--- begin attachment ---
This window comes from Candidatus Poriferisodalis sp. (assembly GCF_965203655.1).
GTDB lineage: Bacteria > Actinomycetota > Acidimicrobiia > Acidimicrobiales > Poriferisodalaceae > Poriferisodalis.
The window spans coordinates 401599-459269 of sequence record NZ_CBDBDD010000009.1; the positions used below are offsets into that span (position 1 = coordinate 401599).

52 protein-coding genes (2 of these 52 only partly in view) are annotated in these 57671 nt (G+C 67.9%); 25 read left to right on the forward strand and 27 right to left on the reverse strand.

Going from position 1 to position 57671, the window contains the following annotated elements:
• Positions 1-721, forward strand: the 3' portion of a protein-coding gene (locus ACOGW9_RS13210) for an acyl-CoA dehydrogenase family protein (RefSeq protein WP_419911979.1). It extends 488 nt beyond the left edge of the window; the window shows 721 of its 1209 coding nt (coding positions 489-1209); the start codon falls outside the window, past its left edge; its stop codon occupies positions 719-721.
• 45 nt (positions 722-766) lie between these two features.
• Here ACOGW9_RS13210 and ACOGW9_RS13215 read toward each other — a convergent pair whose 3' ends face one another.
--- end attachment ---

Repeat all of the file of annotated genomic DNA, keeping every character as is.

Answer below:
This window comes from Candidatus Poriferisodalis sp. (assembly GCF_965203655.1).
GTDB lineage: Bacteria > Actinomycetota > Acidimicrobiia > Acidimicrobiales > Poriferisodalaceae > Poriferisodalis.
The window spans coordinates 401599-459269 of sequence record NZ_CBDBDD010000009.1; the positions used below are offsets into that span (position 1 = coordinate 401599).

52 protein-coding genes (2 of these 52 only partly in view) are annotated in these 57671 nt (G+C 67.9%); 25 read left to right on the forward strand and 27 right to left on the reverse strand.

Going from position 1 to position 57671, the window contains the following annotated elements:
• Positions 1-721, forward strand: the 3' portion of a protein-coding gene (locus ACOGW9_RS13210) for an acyl-CoA dehydrogenase family protein (RefSeq protein WP_419911979.1). It extends 488 nt beyond the left edge of the window; the window shows 721 of its 1209 coding nt (coding positions 489-1209); the start codon falls outside the window, past its left edge; its stop codon occupies positions 719-721.
• 45 nt (positions 722-766) lie between these two features.
• Here ACOGW9_RS13210 and ACOGW9_RS13215 read toward each other — a convergent pair whose 3' ends face one another.